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|aptec, e-mail, 04.02.2015 21:39|
Model M-T-2 (1928) from Irwin Aircraft Company established 1908, Sacramento, CA. Machines ranging from 90-180 HP. Won trophy in 210 mile race for 2 hour 37 minute time with gasoline consumption of 5 1 /4 gallons and 1 quart oil. The M-T-2 is the latest development of the Model M-T, the world's first successful small airplane originally brought out in 1914, perfected and put on the market in 1919.
The M-T-2 may be purchased completely built or in inch-down form, making it the ideal plane for the aero enthusiast who wishes to learn by practical experience how to construct and fly aircraft. This little plane has flown with every known make of motorcycle engine and it will fly with any good engine up to 30 HP which does not weigh more than 3 pounds to the HP
Overall length-14 feet
Stabilizing Plane: $10.00
Horizontal Rudders: $10.00
Vertical Rudder and Fin: $7.50
Strut panels: $20.00
Trussing wire: $2.00
Control Cable: $5.00
Wing turnbuckles and pins: $8.00
Strut fittings: $18.00
Axel fitted with collars $7.50
Clincher tires: $11.00
Wire Wheels: $25.00
Gas Tank: $8.00
Motor Bearers: $7.50
Cowling Panel: $3.50
Clear Nitrate dope: $22.50 (apparently very tasty to cows)
Spar Varnish: $5.00
5 ft Propellor: $20.00
Irwin Motor: $375.00
Lower Main Beams: $43.00
Top Main Planes: $44.00
for flyaway $1,165
Crated for shipment $1,200
|Charles Leigus, e-mail, 07.01.2015 16:33|
I have a original copy of the Irwin Meteorplane M-T-2 plans consisting of 5 sheets that I have for auction on Ebay.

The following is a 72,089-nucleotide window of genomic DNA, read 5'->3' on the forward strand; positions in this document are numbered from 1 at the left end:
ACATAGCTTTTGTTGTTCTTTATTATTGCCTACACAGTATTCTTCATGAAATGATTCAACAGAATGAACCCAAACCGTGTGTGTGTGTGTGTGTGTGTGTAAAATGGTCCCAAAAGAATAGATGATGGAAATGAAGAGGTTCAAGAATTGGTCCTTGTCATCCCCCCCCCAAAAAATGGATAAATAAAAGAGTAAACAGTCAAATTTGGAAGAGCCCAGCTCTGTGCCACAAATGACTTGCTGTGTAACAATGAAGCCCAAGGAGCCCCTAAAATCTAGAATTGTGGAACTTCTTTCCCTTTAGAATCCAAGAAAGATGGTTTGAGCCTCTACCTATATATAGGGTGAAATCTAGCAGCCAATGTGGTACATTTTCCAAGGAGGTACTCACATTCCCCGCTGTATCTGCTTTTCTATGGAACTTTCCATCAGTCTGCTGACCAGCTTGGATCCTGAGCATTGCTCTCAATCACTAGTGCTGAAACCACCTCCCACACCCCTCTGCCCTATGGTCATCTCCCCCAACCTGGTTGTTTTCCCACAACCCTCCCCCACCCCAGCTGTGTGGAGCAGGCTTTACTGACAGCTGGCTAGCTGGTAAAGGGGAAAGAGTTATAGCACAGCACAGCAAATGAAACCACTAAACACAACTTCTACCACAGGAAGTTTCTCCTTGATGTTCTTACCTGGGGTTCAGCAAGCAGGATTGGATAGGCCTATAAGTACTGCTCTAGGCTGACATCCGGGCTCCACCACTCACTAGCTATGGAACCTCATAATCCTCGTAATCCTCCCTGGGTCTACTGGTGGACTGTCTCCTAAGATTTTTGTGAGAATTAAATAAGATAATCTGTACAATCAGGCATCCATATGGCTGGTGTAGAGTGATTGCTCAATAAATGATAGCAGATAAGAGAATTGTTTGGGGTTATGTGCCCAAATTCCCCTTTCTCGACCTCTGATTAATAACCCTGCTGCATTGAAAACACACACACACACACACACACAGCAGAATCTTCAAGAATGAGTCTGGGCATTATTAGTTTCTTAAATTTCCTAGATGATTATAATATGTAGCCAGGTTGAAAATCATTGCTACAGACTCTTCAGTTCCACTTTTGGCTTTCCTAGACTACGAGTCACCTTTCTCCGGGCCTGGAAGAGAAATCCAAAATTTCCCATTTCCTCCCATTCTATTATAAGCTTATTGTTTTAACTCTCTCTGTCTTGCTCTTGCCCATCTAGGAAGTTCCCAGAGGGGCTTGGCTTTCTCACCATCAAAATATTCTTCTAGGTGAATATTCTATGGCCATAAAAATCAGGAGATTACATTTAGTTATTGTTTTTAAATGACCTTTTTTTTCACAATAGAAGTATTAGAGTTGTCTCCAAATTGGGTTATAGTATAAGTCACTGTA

|William, e-mail, 04.06.2011 04:06|
After looking at 2 small photos of Meteorplanes I became interested in aircraft that could take a working stiff of that era into the air. About 30 years ago I located a partially completed one with the plans rolled in the cockpit. Since it was somewhat pre-fab they are not too detailed. I copied them to add to my colection.To me it was a great find. Bill Hill
|Howard Chapman, e-mail, 18.02.2011 05:54|
Jack Irwin started this in Sacramento, Ca. and moved to the then Watsonville airport (the old one that became a blimp base during WWII). He closed up shop (mid-thirties)when the CAA insisted he change the control hinging from the over & under leather straps to metal hinges which the structure wouldn't take as it was. I think it was his personal airframe and engine that was taken to Bolinas and refurbished and displayed at the Watsonville airshow. Talk about your basic airplane - there was absolutely nothing on it that wasn't essential to get it and one people off the ground. From some of the correspondence I salvaged from the scatter in an old shed if a person was too heavy or the air too thin the Meteormotor would not do the job. Both Jack and his wife were small light people.
|David Cash, e-mail, 17.03.2009 00:03|
This aircraft was in a Sport Aviation article about it's designer back in the 1970's. The airplane itself was a homebuilt design from maybe the 1920's or '30's. If I rememaber correctly it was either sold as a kit or plans and not a one-off design.
Do you have any comments?